AirTalk for January 11, 2012

LAUSD proposals aim to boost enrollment, erase attendance boundaries, raise cash

An empty classroom

BES Photos/Flickr (cc by-nc-nd)

A typical classroom.

The Los Angeles Unified school board endorsed a resolution yesterday requiring Superintendent John Deasy to devise a plan to boost enrollment by 5 percent over the next three years. In the same session, board President Monica Garcia introduced a motion asking the district to look at doing away with attendance boundaries so students could choose to attend any school in the district.

That proposal, which will be voted on next Tuesday, would push Superintendent Deasy to formulate a plan over the next three months to institute an open-enrollment policy within the district. Garcia said that open-enrollment within the whole district is optimal but unlikely, and she's mainly looking to Deasy to consider alternatives, especially in places with lower enrollment numbers and newly built schools.

"How do we create choice within the system we have, and how do boundaries either help us or create obstacles to achieve what we are wanting?" she asked. "We want a district of quality schools in every neighborhood."

LAUSD students currently have the option of choosing magnet schools, charters and district public schools not in their immediate neighborhood. "We want to explain to all the families in the district and in the area that we have good schools, come and be part of it," she said. "We used to tell people 'We don't have room for you,' we used to tell people 'We're not interested in changing.' That is not the LAUSD of today."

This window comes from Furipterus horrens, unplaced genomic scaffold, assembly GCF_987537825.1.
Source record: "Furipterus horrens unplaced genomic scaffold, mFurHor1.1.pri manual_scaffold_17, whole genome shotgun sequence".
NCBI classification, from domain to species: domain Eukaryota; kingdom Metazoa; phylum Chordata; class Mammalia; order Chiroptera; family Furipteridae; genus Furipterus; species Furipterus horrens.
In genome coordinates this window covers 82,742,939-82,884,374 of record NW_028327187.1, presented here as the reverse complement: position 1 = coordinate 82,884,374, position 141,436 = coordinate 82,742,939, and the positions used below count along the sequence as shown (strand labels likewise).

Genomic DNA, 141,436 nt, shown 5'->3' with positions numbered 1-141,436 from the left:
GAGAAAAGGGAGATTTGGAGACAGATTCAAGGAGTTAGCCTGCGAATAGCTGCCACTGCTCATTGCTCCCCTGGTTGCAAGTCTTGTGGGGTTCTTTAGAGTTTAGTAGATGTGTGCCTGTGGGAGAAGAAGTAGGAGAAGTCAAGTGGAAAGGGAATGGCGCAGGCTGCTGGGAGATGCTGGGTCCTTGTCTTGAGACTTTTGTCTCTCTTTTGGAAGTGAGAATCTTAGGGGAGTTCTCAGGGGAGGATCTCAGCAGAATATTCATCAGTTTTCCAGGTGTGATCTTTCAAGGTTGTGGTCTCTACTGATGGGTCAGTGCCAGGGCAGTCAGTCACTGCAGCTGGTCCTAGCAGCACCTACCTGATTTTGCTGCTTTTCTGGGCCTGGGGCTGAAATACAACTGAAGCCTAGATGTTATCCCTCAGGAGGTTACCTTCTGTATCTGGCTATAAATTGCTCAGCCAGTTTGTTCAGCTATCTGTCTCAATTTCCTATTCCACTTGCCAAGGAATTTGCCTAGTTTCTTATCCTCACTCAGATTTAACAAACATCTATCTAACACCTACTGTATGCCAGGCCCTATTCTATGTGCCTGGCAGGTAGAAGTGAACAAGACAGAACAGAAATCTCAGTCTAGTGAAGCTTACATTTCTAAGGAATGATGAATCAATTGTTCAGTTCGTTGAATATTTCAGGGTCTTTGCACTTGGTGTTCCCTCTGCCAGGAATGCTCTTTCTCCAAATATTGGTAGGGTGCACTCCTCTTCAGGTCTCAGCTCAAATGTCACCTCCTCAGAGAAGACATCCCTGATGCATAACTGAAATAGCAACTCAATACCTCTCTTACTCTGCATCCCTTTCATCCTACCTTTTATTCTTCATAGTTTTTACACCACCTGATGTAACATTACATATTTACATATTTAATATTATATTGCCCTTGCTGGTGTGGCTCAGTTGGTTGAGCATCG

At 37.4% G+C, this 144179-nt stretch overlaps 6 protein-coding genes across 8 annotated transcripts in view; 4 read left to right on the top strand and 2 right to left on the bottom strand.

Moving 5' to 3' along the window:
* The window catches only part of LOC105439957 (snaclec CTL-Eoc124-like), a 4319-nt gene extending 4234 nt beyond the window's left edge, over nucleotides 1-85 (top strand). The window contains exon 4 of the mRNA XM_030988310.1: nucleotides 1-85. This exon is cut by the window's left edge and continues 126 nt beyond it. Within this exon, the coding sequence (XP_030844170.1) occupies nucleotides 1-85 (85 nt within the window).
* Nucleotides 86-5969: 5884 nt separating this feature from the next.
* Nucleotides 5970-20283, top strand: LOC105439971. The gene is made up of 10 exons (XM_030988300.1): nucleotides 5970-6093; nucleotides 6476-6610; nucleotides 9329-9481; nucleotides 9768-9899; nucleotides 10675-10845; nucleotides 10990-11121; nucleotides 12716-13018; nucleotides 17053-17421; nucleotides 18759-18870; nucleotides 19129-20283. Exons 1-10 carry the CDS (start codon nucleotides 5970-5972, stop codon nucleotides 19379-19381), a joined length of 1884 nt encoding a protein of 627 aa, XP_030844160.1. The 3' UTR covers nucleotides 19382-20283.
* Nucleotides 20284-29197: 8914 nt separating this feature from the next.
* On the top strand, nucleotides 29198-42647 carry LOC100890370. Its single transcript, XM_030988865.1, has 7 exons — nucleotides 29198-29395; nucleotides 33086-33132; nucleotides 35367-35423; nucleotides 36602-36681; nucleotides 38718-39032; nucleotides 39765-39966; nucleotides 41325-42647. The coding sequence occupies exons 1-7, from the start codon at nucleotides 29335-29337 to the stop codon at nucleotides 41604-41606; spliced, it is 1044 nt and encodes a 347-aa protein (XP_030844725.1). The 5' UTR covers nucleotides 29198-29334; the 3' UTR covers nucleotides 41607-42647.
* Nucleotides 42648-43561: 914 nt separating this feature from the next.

Deasy said that his main prerogative is giving parents opportunities that they've never had before. "I support parents having the right to as much choice as possible, and then having the right to go to the school which best serves them. I think that must include those who wish to remain in a neighborhood boundary," he said.

But there are numerous obstacles and when it comes to making the options clear, many parents say there's a lack of information and support. Pasadena, Long Beach and other large cities already have school choice with, critics argue, mixed results.

Board member Tamar Galatzan of LAUSD 3 expressed concerns about allowing district-wide open-enrollment. "We don't really have effective public transportation," she said. "To tell a child who lives in Wilmington that they can attend school in Chatsworth is nice, but there's no way to get them there."

Galatzan continued to say that if parents have the ability to enroll their children in better performing schools, she wonders how the LAUSD will make changes to schools that aren’t being chosen. Still, Galatzan said that Garcia’s proposal is "the right conversation to have at the right time."

"I think now, because of horrendous budget crisis that we are facing, we really have to rethink how we're going to deliver education to every student in this district," she said.

The proposal comes after the LAUSD and UTLA signed a new contract which allows schools to make important decisions on a site by site basis. "So if that's the first step, than the next step needs to be: How do we allow them to choose the program that's going to be the best match for their child," Galatzan said.

Deasy said that though talks have been preliminary thus far, he has discussed providing open-enrollment options for high schools, where transportation would be less of a problem. Should LAUSD be next? Would totally open-enrollment be better for parents and students?

Meanwhile, Superintendent Deasy has floated the idea of putting a parcel tax before voters on the November ballot to help raise money to deal with the district’s projected $543-million budget deficit for 2012-13. Would voters sign on to help cash-strapped schools?

Guests:

Monica Garcia, Board President, Los Angeles Unified School District 2

Dr. John Deasy, Superintendent of LAUSD

Tamar Galatzan, Board Member, Los Angeles Unified School District 3

Felicia Jones, Local Advocacy Specialist, Community Engagement & Advocacy, Families In Schools


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